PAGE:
The mid-90s are notable examples of false alarms. The period around the Asian Financial Crisis is particularly interesting given the sharp drop in the new export orders that occurred in the absence of a U.S. recession:

The export orders index, which reflects external conditions, slipped past the 1998 low, indicative of the current severe slump in global activity. The current slump in the import orders index, which is more reflective of internal conditions, is more severe than during the Asian Financial Crisis. This pattern makes sense to me as there exist two factors weighing on U.S. manufacturing. The first and likely dominant force is the global slump. The second force is the deleterious impact of U.S. trade policy. The latter is obviously a self-inflicted wound.

From the Fed’s perspective, the data suggests that the risks to the outlook are increasingly realized in weaker data. As the Fed was positioned to cut rates further if the data continued to weaken, today’s ISM report argues in favor of an October rate cut. CME odds moved accordingly as the chance of a rate cut rose to 65%, up from 40% on the last day of September.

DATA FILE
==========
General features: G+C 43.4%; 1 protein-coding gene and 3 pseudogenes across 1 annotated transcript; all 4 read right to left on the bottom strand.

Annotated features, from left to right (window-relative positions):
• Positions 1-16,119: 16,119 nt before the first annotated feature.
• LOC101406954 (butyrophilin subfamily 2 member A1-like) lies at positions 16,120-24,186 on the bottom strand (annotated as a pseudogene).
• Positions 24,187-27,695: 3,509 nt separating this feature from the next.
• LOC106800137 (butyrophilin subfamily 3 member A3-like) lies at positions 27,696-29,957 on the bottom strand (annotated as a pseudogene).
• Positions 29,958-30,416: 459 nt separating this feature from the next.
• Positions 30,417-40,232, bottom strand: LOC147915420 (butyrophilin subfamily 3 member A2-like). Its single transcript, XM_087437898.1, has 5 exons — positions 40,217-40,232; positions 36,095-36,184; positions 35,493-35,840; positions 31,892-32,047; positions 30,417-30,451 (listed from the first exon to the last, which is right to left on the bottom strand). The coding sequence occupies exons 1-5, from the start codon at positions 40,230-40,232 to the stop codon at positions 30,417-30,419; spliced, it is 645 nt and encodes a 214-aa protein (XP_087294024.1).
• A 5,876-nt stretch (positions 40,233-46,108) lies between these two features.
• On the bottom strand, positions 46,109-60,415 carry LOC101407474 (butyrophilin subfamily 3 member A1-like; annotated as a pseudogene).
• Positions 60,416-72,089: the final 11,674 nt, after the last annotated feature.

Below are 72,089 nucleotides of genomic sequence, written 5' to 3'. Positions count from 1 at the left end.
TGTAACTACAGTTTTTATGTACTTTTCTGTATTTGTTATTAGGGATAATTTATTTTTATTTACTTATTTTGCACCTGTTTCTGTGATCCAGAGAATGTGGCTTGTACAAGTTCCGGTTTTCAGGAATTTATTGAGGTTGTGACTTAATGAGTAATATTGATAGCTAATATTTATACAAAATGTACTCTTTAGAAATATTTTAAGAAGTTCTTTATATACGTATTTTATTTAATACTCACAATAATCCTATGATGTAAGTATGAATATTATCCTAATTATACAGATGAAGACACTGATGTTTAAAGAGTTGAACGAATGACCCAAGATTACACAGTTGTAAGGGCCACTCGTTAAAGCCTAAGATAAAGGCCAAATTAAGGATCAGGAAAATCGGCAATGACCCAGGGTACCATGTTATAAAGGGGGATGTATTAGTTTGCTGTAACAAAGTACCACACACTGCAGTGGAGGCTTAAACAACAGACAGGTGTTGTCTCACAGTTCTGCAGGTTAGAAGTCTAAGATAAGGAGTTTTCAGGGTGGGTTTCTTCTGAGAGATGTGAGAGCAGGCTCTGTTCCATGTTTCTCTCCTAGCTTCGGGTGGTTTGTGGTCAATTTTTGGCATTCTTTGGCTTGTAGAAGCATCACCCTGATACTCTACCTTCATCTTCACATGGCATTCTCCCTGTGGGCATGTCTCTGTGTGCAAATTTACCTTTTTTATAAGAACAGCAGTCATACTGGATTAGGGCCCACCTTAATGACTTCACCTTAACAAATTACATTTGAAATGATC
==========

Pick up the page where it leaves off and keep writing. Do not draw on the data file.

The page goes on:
Still, 65% is not nearly a sure thing. The lack of commitment is understand given that we have a busy week of data still ahead with Friday’s employment report of particular interest. It also likely reflects some lingering concern about a possible revolt against another rate cut by the hawkish contingent of FOMC participants. The latter is effectively a non-issue; the core of the FOMC voters is inclined to cut rates if the data does anything but improve. That meant there was a better than 50% chance of a rate cut regardless of any griping by the hawks. And, realistically, if the employment report reveals further downward momentum in job growth, a rate cut in October is pretty much a lock.

Bottom Line: October begins on a weak note, strengthening the case for a rate cut at the end of the month. Still much data ahead, but it needs to on net show improvement to keep the Fed from cutting again. Those ISM false alarms in the 1990s were likely false because, like now, the Fed cut rates proactively. It remains to be seen if the Fed can pull off that trick a third time. The fact that housing responded quickly to lower interest rates suggests that they can.